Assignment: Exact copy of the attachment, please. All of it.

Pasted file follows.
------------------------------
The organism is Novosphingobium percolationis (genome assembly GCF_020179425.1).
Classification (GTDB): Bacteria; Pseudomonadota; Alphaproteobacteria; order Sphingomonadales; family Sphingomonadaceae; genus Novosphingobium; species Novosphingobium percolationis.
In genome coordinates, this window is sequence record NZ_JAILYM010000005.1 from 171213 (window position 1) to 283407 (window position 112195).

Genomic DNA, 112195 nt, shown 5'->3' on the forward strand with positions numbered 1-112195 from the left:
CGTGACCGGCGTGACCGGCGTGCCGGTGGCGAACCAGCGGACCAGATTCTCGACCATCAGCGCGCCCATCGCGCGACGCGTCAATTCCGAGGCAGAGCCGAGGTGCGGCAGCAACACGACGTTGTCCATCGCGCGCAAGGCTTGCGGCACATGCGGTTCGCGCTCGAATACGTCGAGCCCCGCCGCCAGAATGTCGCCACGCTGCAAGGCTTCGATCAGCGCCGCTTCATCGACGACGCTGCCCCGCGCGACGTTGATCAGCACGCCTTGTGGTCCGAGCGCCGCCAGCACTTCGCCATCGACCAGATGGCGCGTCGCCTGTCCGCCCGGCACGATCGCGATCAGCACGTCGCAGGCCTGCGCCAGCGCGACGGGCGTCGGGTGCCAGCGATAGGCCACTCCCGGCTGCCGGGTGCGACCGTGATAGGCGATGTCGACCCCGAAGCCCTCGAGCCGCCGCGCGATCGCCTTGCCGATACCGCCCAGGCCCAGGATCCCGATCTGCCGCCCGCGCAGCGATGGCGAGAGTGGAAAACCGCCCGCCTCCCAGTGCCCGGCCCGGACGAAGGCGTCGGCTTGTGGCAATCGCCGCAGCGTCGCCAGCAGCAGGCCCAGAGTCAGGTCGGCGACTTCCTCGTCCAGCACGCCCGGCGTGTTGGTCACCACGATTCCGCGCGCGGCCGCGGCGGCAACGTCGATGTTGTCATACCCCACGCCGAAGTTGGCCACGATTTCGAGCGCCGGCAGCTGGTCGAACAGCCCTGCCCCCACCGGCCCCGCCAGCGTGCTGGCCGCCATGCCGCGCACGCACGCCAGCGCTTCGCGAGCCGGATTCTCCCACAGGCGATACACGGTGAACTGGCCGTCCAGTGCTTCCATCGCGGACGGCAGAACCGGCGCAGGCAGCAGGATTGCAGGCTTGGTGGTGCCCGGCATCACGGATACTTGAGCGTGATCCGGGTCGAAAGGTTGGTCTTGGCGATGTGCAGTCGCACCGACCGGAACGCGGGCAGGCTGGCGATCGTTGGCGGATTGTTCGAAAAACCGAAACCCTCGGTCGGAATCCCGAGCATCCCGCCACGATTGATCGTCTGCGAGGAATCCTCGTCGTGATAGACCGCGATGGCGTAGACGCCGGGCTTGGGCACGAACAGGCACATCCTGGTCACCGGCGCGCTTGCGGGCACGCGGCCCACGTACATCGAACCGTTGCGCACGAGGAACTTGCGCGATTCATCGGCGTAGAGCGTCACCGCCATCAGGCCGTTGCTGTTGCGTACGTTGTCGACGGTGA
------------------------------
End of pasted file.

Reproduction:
The organism is Novosphingobium percolationis (genome assembly GCF_020179425.1).
Classification (GTDB): Bacteria; Pseudomonadota; Alphaproteobacteria; order Sphingomonadales; family Sphingomonadaceae; genus Novosphingobium; species Novosphingobium percolationis.
In genome coordinates, this window is sequence record NZ_JAILYM010000005.1 from 171213 (window position 1) to 283407 (window position 112195).

Genomic DNA, 112195 nt, shown 5'->3' on the forward strand with positions numbered 1-112195 from the left:
CGTGACCGGCGTGACCGGCGTGCCGGTGGCGAACCAGCGGACCAGATTCTCGACCATCAGCGCGCCCATCGCGCGACGCGTCAATTCCGAGGCAGAGCCGAGGTGCGGCAGCAACACGACGTTGTCCATCGCGCGCAAGGCTTGCGGCACATGCGGTTCGCGCTCGAATACGTCGAGCCCCGCCGCCAGAATGTCGCCACGCTGCAAGGCTTCGATCAGCGCCGCTTCATCGACGACGCTGCCCCGCGCGACGTTGATCAGCACGCCTTGTGGTCCGAGCGCCGCCAGCACTTCGCCATCGACCAGATGGCGCGTCGCCTGTCCGCCCGGCACGATCGCGATCAGCACGTCGCAGGCCTGCGCCAGCGCGACGGGCGTCGGGTGCCAGCGATAGGCCACTCCCGGCTGCCGGGTGCGACCGTGATAGGCGATGTCGACCCCGAAGCCCTCGAGCCGCCGCGCGATCGCCTTGCCGATACCGCCCAGGCCCAGGATCCCGATCTGCCGCCCGCGCAGCGATGGCGAGAGTGGAAAACCGCCCGCCTCCCAGTGCCCGGCCCGGACGAAGGCGTCGGCTTGTGGCAATCGCCGCAGCGTCGCCAGCAGCAGGCCCAGAGTCAGGTCGGCGACTTCCTCGTCCAGCACGCCCGGCGTGTTGGTCACCACGATTCCGCGCGCGGCCGCGGCGGCAACGTCGATGTTGTCATACCCCACGCCGAAGTTGGCCACGATTTCGAGCGCCGGCAGCTGGTCGAACAGCCCTGCCCCCACCGGCCCCGCCAGCGTGCTGGCCGCCATGCCGCGCACGCACGCCAGCGCTTCGCGAGCCGGATTCTCCCACAGGCGATACACGGTGAACTGGCCGTCCAGTGCTTCCATCGCGGACGGCAGAACCGGCGCAGGCAGCAGGATTGCAGGCTTGGTGGTGCCCGGCATCACGGATACTTGAGCGTGATCCGGGTCGAAAGGTTGGTCTTGGCGATGTGCAGTCGCACCGACCGGAACGCGGGCAGGCTGGCGATCGTTGGCGGATTGTTCGAAAAACCGAAACCCTCGGTCGGAATCCCGAGCATCCCGCCACGATTGATCGTCTGCGAGGAATCCTCGTCGTGATAGACCGCGATGGCGTAGACGCCGGGCTTGGGCACGAACAGGCACATCCTGGTCACCGGCGCGCTTGCGGGCACGCGGCCCACGTACATCGAACCGTTGCGCACGAGGAACTTGCGCGATTCATCGGCGTAGAGCGTCACCGCCATCAGGCCGTTGCTGTTGCGTACGTTGTCGACGGTGA